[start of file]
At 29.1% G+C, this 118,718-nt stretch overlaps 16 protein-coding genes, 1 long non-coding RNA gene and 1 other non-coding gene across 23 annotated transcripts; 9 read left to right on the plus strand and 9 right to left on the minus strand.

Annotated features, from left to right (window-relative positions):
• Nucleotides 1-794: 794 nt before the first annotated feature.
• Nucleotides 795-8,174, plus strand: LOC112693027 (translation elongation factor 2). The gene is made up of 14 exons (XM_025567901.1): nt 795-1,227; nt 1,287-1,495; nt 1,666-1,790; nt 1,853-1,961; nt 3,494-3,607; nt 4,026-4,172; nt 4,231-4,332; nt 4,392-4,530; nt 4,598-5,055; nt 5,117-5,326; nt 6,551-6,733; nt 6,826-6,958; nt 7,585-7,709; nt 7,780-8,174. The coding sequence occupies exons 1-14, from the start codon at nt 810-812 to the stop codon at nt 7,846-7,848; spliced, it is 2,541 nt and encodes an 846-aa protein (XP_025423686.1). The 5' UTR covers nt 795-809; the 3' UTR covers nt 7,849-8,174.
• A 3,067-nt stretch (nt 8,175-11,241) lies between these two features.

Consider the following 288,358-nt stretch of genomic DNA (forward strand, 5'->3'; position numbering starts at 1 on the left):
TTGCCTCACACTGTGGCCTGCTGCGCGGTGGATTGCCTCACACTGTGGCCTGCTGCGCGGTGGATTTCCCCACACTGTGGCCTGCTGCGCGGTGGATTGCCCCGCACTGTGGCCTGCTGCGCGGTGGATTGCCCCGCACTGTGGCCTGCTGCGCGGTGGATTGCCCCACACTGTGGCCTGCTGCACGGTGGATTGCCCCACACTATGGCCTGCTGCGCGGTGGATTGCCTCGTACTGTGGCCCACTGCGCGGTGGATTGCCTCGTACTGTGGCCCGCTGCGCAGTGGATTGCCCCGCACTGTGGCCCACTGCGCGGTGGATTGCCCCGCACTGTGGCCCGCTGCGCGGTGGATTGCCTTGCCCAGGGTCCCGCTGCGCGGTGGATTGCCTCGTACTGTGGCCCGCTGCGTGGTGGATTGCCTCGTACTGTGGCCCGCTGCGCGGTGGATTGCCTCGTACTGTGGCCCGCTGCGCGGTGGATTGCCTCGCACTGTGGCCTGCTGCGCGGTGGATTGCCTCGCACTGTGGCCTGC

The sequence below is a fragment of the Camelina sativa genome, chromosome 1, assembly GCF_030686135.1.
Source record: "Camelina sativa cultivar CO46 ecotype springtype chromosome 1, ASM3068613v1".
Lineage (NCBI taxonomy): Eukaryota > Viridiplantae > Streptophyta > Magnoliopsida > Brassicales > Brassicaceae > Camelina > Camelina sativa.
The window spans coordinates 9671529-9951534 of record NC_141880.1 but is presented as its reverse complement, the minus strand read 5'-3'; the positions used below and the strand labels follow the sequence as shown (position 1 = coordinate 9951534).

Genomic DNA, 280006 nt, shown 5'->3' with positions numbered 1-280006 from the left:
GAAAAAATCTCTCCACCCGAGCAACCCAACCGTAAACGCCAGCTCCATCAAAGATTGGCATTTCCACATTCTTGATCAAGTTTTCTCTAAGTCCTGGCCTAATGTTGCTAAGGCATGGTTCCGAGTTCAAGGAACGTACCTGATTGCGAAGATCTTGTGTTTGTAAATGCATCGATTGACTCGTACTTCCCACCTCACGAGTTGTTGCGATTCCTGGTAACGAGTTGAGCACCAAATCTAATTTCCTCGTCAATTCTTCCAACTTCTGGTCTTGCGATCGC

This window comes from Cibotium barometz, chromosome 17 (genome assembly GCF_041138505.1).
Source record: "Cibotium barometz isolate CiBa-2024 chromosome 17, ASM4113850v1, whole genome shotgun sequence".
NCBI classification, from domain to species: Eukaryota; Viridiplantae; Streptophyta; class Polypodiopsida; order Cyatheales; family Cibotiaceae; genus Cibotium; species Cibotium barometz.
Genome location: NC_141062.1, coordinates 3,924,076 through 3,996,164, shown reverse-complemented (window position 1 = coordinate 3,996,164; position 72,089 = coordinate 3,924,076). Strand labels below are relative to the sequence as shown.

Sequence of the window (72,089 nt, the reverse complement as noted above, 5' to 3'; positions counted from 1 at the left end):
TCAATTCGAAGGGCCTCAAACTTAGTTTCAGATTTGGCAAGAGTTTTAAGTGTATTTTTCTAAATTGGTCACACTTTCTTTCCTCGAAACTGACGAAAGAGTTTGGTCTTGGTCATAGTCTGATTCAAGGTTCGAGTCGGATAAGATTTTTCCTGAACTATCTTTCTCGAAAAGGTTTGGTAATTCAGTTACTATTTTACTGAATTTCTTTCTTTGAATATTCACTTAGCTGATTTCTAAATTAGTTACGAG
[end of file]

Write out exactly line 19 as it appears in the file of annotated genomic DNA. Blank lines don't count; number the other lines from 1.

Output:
TCAATTCGAAGGGCCTCAAACTTAGTTTCAGATTTGGCAAGAGTTTTAAGTGTATTTTTCTAAATTGGTCACACTTTCTTTCCTCGAAACTGACGAAAGAGTTTGGTCTTGGTCATAGTCTGATTCAAGGTTCGAGTCGGATAAGATTTTTCCTGAACTATCTTTCTCGAAAAGGTTTGGTAATTCAGTTACTATTTTACTGAATTTCTTTCTTTGAATATTCACTTAGCTGATTTCTAAATTAGTTACGAG